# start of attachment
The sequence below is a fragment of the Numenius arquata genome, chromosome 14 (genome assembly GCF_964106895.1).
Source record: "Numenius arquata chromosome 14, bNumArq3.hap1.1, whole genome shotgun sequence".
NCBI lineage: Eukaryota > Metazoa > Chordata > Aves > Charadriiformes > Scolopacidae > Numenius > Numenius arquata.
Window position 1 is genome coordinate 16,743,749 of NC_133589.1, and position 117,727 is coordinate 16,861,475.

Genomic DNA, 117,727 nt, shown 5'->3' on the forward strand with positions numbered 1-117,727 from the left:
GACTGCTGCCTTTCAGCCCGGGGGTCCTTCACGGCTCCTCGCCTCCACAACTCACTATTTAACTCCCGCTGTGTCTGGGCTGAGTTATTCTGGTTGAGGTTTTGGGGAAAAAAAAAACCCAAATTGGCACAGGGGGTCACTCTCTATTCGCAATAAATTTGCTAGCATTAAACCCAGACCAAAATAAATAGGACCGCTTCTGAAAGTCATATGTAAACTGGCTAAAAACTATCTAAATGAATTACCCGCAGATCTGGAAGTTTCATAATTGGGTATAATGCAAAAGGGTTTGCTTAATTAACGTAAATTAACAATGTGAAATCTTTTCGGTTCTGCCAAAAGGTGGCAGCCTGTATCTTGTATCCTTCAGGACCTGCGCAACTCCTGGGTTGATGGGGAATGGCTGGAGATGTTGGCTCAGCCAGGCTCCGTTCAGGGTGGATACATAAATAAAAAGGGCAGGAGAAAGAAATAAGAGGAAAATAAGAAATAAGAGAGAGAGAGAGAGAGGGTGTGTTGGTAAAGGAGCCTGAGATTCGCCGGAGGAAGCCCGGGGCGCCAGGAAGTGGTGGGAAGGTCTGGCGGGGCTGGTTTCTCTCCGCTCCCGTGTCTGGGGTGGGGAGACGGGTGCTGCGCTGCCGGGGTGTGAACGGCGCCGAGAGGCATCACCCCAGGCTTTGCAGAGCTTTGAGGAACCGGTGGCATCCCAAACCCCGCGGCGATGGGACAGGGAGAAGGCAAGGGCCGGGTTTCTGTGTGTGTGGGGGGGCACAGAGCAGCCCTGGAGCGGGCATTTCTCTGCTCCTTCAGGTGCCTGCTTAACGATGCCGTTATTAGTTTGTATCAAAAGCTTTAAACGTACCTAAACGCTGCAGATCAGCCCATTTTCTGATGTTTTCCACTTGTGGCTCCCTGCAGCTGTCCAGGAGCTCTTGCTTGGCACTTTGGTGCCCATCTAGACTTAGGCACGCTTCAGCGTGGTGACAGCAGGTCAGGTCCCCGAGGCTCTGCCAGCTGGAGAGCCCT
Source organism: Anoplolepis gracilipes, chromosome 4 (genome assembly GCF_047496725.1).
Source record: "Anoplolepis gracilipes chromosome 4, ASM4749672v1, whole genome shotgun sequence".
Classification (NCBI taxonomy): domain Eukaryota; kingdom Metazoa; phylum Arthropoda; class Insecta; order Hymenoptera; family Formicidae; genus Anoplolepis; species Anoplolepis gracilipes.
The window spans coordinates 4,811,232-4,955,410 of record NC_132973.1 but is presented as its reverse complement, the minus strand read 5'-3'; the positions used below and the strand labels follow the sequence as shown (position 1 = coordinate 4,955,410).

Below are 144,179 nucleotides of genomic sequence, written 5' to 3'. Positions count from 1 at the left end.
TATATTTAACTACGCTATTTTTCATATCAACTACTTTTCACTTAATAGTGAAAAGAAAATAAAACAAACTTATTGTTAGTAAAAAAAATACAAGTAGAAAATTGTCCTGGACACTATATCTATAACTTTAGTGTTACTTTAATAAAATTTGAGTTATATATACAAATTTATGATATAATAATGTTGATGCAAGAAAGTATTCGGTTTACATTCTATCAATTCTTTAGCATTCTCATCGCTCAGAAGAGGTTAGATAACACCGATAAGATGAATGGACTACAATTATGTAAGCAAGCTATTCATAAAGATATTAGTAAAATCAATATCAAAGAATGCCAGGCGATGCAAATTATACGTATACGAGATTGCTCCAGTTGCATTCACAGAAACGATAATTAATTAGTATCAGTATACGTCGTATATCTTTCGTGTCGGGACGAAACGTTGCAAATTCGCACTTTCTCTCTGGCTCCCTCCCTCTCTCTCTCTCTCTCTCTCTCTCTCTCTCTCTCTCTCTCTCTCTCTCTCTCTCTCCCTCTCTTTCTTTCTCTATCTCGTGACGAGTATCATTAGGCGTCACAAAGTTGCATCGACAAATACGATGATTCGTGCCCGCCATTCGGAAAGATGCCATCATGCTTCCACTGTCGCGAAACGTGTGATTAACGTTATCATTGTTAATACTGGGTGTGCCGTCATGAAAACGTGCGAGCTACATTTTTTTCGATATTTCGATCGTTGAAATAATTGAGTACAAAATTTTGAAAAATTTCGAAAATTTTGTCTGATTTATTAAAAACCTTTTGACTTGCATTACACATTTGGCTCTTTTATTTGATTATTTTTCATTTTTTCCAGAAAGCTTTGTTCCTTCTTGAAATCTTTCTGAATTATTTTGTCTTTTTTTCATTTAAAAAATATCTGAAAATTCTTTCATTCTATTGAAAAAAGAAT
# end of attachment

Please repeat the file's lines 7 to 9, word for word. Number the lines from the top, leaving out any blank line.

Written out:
Source organism: Anoplolepis gracilipes, chromosome 4 (genome assembly GCF_047496725.1).
Source record: "Anoplolepis gracilipes chromosome 4, ASM4749672v1, whole genome shotgun sequence".
Classification (NCBI taxonomy): domain Eukaryota; kingdom Metazoa; phylum Arthropoda; class Insecta; order Hymenoptera; family Formicidae; genus Anoplolepis; species Anoplolepis gracilipes.